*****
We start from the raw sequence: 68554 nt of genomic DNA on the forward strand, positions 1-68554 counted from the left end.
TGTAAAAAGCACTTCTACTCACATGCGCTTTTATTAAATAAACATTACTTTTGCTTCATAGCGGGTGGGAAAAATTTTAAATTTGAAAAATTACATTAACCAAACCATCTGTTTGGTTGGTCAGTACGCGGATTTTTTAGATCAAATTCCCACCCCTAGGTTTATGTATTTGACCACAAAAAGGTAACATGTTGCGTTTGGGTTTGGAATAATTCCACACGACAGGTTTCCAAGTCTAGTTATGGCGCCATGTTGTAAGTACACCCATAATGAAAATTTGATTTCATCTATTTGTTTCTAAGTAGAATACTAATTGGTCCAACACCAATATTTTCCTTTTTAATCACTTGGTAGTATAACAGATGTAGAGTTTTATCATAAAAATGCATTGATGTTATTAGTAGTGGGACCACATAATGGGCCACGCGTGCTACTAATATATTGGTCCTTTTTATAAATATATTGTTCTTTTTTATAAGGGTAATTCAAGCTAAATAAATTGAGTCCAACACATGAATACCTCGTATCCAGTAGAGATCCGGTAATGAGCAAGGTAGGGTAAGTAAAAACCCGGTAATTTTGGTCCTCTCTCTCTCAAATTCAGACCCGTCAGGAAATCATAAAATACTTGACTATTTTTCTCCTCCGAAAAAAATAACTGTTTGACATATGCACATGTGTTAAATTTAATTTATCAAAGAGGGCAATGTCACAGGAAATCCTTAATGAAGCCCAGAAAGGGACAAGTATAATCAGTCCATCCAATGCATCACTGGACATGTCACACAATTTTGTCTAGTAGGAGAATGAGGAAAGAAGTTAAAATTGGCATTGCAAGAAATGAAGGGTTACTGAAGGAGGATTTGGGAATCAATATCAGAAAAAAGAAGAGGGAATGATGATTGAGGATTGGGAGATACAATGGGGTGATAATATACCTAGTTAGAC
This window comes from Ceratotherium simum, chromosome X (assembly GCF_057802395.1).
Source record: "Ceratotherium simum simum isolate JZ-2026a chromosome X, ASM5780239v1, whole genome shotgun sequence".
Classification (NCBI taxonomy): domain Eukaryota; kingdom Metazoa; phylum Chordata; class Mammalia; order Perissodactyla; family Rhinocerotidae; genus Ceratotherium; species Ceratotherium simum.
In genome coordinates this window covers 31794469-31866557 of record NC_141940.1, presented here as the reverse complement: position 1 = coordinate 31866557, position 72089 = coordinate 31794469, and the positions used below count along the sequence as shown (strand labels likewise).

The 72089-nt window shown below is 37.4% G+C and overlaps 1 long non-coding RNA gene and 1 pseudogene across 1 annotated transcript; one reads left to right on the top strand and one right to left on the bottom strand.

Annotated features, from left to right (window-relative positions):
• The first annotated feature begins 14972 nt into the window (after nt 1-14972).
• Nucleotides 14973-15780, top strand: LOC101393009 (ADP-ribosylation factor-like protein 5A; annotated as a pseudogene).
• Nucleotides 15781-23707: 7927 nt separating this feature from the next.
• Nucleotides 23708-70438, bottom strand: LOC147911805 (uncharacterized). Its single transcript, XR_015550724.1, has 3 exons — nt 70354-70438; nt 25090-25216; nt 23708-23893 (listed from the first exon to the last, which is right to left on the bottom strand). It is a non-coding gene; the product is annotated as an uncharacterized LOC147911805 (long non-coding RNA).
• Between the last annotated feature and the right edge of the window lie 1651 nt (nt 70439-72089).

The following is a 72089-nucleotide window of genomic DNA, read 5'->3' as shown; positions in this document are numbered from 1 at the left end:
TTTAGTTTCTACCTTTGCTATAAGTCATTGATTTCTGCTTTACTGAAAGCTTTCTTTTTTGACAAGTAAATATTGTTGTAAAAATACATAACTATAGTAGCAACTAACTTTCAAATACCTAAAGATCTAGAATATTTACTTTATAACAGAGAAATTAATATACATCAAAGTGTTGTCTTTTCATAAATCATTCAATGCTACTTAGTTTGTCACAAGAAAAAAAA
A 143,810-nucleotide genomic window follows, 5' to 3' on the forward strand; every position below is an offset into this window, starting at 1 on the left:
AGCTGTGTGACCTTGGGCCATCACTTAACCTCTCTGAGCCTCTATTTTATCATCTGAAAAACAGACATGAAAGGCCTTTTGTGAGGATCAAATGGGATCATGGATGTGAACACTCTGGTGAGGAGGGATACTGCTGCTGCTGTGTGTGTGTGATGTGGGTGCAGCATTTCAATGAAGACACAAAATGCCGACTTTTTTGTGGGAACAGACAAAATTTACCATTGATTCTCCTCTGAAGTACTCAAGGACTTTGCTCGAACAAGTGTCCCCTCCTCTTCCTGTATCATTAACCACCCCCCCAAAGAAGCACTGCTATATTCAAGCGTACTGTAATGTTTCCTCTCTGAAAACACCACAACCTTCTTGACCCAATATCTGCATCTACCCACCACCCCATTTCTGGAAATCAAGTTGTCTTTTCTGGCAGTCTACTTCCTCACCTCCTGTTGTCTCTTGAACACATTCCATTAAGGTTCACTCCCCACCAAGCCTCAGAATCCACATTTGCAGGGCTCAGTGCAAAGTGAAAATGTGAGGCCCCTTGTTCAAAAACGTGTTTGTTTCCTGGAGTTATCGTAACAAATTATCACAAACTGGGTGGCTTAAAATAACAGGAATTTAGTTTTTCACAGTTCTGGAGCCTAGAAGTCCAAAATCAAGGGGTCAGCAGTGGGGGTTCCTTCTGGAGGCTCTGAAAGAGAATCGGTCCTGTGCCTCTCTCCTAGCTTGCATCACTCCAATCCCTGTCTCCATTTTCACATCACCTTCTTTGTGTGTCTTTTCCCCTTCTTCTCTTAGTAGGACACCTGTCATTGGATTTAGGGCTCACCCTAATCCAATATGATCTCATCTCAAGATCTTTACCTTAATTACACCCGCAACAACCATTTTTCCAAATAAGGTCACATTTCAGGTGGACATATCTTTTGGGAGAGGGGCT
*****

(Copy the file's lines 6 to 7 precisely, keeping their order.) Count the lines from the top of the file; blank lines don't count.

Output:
In genome coordinates this window covers 31794469-31866557 of record NC_141940.1, presented here as the reverse complement: position 1 = coordinate 31866557, position 72089 = coordinate 31794469, and the positions used below count along the sequence as shown (strand labels likewise).

The 72089-nt window shown below is 37.4% G+C and overlaps 1 long non-coding RNA gene and 1 pseudogene across 1 annotated transcript; one reads left to right on the top strand and one right to left on the bottom strand.